March 9: A merchant and musician are born; Seattle mayor Bertha Knight Landes makes history
Amerigo Vespucci was born—1451
As almost everyone no doubt knows, North America and South America are named for a guy named Amerigo Vespucci, an Italian merchant with, one assumes, a disregard for misadventure. I say this because in the late 13th and early 14th centuries, Amerigo went swanning off on voyages of discovery when he probably could have simply stayed home and done merchant things instead of sailing into the unknown…probably in search of a fast buck.
The trouble is, Amerigo did his globetrotting so long ago that nobody’s a hundred percent sure how many voyages he navigated. There seems to have been some underhanded letter-writing going on at the time, among other things. I can’t make heads or tails of it so if you’re interested, research it yourself.
Historians seem relatively content to say he definitely did two voyages—one in 1499-1500 which got him from Spain to the mouth of the Amazon River and back, and one that set out in 1502, which got him from Portugal to perhaps Guanabara Bay, which is the bay of Rio de Janeiro. However, Rio wasn’t what it is today so he didn’t stay long, returning to Lisbon in mid-1502.
So, yeah, two continents are named for him but who, exactly, did the naming? This somewhat dubious honor seems to redound to a German cartographer named Martin Waldseemuller who first used the name on a map in 1507. Martin’s collaborator, Mattias Ringman, explained it like this: "I see no reason why anyone could properly disapprove of a name derived from that of Amerigo, the discoverer, a man of sagacious genius. A suitable form would be Amerige, meaning Land of Amerigo, or America, since Europe and Asia have received women's names." Hmm…
I don’t know if Martin and Mattias are rating Amerigo too high, or if I’m being too hard on a dead guy who can’t answer for himself. "America" is a perfectly fine name and we’re used to it, so let’s leave it at that. Amerigo Vesupcci died in 1512. Of malaria. No surprise there.
‘Free jazz’ saxophonist Ornette Coleman's birthday —1930
Ornette Colman, one of the great jazz innovators, was born on this day in 1930. He began his career as an alto, and sometimes tenor, saxophonist in Texas R&B bands at age 14. Though later in life he expanded his musical proficiency to violin and trumpet, as well.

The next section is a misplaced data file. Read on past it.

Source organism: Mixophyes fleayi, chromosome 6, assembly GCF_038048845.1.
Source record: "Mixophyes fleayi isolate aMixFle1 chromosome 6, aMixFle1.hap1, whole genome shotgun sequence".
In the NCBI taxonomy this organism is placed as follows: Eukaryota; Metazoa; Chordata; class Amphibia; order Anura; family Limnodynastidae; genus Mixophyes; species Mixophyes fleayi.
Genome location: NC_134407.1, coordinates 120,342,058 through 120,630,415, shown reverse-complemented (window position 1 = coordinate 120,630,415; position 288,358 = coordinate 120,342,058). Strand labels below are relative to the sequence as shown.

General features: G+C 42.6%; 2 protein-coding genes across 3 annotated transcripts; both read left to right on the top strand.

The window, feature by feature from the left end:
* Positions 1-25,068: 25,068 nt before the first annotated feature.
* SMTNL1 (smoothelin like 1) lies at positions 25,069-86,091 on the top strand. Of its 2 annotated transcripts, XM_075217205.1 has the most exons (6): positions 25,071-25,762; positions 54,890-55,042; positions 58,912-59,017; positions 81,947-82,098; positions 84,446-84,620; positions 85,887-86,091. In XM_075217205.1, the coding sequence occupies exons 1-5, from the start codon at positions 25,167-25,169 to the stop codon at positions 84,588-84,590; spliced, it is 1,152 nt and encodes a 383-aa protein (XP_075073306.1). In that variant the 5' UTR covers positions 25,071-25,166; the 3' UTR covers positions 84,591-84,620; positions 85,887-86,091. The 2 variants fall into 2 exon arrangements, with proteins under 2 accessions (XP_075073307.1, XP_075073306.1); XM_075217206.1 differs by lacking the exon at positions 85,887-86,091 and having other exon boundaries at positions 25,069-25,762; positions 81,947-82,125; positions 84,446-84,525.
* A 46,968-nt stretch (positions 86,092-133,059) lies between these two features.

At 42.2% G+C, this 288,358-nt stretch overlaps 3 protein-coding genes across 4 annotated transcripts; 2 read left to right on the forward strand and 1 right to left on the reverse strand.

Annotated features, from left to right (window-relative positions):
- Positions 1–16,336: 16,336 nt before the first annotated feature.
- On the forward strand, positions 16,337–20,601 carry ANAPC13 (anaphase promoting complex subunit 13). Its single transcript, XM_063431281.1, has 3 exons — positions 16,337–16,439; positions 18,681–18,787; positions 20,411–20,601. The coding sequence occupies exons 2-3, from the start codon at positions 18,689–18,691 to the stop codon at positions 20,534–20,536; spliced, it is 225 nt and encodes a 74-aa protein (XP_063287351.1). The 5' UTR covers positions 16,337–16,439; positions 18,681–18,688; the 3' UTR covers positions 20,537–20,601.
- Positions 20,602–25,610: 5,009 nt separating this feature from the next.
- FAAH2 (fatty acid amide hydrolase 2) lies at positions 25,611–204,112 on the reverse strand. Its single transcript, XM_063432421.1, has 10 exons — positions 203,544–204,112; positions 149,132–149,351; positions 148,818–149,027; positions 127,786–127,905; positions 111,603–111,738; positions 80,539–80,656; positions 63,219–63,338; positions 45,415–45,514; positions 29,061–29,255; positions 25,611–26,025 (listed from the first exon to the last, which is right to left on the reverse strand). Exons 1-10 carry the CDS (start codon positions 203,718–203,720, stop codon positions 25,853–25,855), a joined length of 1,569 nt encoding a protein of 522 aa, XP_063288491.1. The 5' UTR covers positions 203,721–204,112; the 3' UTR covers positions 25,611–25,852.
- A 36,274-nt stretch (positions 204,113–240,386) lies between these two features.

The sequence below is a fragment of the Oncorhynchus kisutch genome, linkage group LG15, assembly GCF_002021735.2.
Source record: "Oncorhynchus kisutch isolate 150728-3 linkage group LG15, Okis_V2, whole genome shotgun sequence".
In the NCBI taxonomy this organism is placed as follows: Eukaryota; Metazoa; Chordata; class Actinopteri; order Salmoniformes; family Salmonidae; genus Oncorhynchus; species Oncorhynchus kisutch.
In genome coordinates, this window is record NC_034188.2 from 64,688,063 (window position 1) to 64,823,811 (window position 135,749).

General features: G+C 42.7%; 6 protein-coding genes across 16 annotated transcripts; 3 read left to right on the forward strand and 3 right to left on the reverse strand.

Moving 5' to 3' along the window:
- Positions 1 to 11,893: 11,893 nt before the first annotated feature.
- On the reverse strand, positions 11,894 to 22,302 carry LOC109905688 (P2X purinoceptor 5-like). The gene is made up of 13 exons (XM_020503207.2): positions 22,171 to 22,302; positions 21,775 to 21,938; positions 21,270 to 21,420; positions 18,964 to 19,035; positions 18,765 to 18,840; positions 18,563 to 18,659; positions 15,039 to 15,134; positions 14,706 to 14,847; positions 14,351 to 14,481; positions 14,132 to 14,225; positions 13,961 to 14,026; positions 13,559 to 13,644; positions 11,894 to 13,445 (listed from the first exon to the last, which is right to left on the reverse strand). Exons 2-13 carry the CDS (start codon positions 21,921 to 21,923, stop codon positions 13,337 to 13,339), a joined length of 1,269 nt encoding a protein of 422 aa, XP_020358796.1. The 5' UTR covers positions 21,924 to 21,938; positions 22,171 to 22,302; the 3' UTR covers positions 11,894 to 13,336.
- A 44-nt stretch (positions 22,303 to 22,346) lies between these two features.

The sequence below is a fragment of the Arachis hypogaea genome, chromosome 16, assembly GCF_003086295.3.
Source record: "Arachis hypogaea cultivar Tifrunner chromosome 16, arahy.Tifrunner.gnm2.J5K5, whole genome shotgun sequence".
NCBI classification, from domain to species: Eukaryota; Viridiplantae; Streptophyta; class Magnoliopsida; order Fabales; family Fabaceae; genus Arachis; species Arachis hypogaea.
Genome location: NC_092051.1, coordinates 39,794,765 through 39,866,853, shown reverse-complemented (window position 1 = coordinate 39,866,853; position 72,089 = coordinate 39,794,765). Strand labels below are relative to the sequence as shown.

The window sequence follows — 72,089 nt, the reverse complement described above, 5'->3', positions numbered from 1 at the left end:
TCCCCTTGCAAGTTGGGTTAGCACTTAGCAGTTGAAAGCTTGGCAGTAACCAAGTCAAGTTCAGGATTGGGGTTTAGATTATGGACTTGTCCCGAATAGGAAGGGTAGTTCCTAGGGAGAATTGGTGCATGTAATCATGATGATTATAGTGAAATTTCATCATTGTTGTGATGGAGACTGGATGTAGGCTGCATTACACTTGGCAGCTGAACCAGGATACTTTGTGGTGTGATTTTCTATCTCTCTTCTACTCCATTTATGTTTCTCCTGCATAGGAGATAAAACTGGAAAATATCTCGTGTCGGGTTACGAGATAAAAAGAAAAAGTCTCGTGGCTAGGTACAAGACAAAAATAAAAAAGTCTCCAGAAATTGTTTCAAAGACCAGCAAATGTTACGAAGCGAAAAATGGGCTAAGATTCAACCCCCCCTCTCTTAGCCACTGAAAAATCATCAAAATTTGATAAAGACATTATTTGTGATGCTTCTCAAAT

For many, Ornette is the face of "free jazz," the form of jazz that seems to be the least informed by form. To all but the most diehard jazz aficionados, it sounds like musicians getting together and then each going in a different direction all at once. Or solo artists trying to go in all directions all at once, all by themselves. But that’s a bone-headed way of looking at it. Especially where Ornette Coleman is concerned.
Growing up in Fort Worth, Coleman was steeped in blues and R&B, but eventually wanted to break out of what he felt were restrictive chord progressions and harmonies. When he moved to LA in the early 1950s, the self-taught musician studied books on harmony and music theory while working as an elevator operator.
His experimental performances of what he came to call "harmoldics" only appealed to a relative handful of listeners and musicians. Yet he continued to pursue the music that was in his head, eventually abetted by bassist Charlie Haden, trumpeter Don Cherry and drummer Billy Higgins.
In 1958, this seminal quartet recorded the first in what was essentially a three album mission statement—Something Else, released in 1959, The Shape Of Jazz To Come, also ’59, and Change Of The Century, 1960. The music on these albums is challenging, containing a lot of go-for-broke tempos and improvisation with plenty of tonal edges, but the four musicians are obviously going in the same direction on each composition, with a lot of bravura unison playing and stoptime group performance.
Here’s my favorite Ornette Coleman recording. It’s his composition, "Ramblin," from the Change Of The Century LP. I think of it as "Ornette Coleman meets Aaron Copland"—and it’s a true delight.
Also included, just to make sure everybody’s happy—a bluegrass version of the song by fiddler Richard Greene, bassist Buell Neidlinger, mandolinist Andy Statman and guitarist Tony Rice.
Bertha Knight Landes elected Seattle mayor in 1926
Ms. Knight Landes came up in this column last week, as one of the people who basically cut the ribbon on the then-new Paramount Theatre in 1928. As stated, she was Seattle’s mayor—the first woman ever to become mayor of a major American city, and the only female mayor of Seattle until the election of Jenny Durkan in 2017.
Born Bertha Knight in Massachusetts, she and her husband, Henry Landes, moved to Seattle when Henry got a job teaching at the University of Washington. Bertha seemingly dove right into civic activities. In 1922, she and the rather memorably named Kathryn Miracle became the first women to serve on the city council.
In 1926 — only 6 years after women had been given the right to vote in America — she ran for mayor and won. As Seattle Times art critic, Moira McDonald wrote in a 2022 article:
“Though her time in office was brief, Landes — who hated being called 'mayoress' — was praised for an effective, scandal-free administration, and was endorsed by The Seattle Times for reelection. She never ran for elected office again, but spoke and wrote extensively about women’s 'natural sphere' of politics, encouraging others to follow in her footsteps and demanding equal treatment of all elected officials."